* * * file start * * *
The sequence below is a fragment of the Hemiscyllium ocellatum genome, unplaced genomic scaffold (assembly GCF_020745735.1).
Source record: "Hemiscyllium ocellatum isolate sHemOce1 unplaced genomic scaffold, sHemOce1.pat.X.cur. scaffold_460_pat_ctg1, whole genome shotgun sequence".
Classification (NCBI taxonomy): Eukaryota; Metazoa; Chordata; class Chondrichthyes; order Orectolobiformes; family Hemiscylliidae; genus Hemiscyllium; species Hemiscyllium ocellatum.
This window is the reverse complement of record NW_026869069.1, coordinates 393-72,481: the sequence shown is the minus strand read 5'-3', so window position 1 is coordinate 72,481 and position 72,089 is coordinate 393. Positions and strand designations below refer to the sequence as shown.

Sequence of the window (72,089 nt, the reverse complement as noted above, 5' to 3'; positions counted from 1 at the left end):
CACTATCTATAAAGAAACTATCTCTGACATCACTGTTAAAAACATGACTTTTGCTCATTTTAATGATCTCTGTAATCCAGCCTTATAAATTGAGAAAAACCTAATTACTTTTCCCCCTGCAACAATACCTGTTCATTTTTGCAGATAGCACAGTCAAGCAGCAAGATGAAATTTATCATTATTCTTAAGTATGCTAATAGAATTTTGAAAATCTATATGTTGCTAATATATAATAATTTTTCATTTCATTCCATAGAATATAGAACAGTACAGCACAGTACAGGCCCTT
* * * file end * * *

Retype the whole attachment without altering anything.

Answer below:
The sequence below is a fragment of the Hemiscyllium ocellatum genome, unplaced genomic scaffold (assembly GCF_020745735.1).
Source record: "Hemiscyllium ocellatum isolate sHemOce1 unplaced genomic scaffold, sHemOce1.pat.X.cur. scaffold_460_pat_ctg1, whole genome shotgun sequence".
Classification (NCBI taxonomy): Eukaryota; Metazoa; Chordata; class Chondrichthyes; order Orectolobiformes; family Hemiscylliidae; genus Hemiscyllium; species Hemiscyllium ocellatum.
This window is the reverse complement of record NW_026869069.1, coordinates 393-72,481: the sequence shown is the minus strand read 5'-3', so window position 1 is coordinate 72,481 and position 72,089 is coordinate 393. Positions and strand designations below refer to the sequence as shown.

Sequence of the window (72,089 nt, the reverse complement as noted above, 5' to 3'; positions counted from 1 at the left end):
CACTATCTATAAAGAAACTATCTCTGACATCACTGTTAAAAACATGACTTTTGCTCATTTTAATGATCTCTGTAATCCAGCCTTATAAATTGAGAAAAACCTAATTACTTTTCCCCCTGCAACAATACCTGTTCATTTTTGCAGATAGCACAGTCAAGCAGCAAGATGAAATTTATCATTATTCTTAAGTATGCTAATAGAATTTTGAAAATCTATATGTTGCTAATATATAATAATTTTTCATTTCATTCCATAGAATATAGAACAGTACAGCACAGTACAGGCCCTT